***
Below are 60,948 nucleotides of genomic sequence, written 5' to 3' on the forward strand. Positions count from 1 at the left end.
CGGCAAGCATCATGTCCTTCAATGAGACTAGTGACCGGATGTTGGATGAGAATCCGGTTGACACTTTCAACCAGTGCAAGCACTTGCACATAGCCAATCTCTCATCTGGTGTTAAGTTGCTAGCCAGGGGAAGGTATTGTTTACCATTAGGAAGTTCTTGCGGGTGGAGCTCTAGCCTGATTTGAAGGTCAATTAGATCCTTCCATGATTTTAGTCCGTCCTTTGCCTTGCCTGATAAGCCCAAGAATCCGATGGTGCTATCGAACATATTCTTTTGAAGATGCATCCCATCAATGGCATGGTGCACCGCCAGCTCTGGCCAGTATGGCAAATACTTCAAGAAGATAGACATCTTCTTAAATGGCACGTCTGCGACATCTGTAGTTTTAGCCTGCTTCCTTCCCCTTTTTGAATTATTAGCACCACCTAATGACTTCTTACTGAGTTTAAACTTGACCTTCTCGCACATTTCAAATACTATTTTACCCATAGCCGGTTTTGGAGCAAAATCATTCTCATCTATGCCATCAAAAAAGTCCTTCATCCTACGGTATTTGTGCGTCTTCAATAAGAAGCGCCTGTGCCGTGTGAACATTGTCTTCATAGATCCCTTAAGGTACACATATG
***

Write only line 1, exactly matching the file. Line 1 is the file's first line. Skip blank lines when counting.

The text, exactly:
Below are 60,948 nucleotides of genomic sequence, written 5' to 3' on the forward strand. Positions count from 1 at the left end.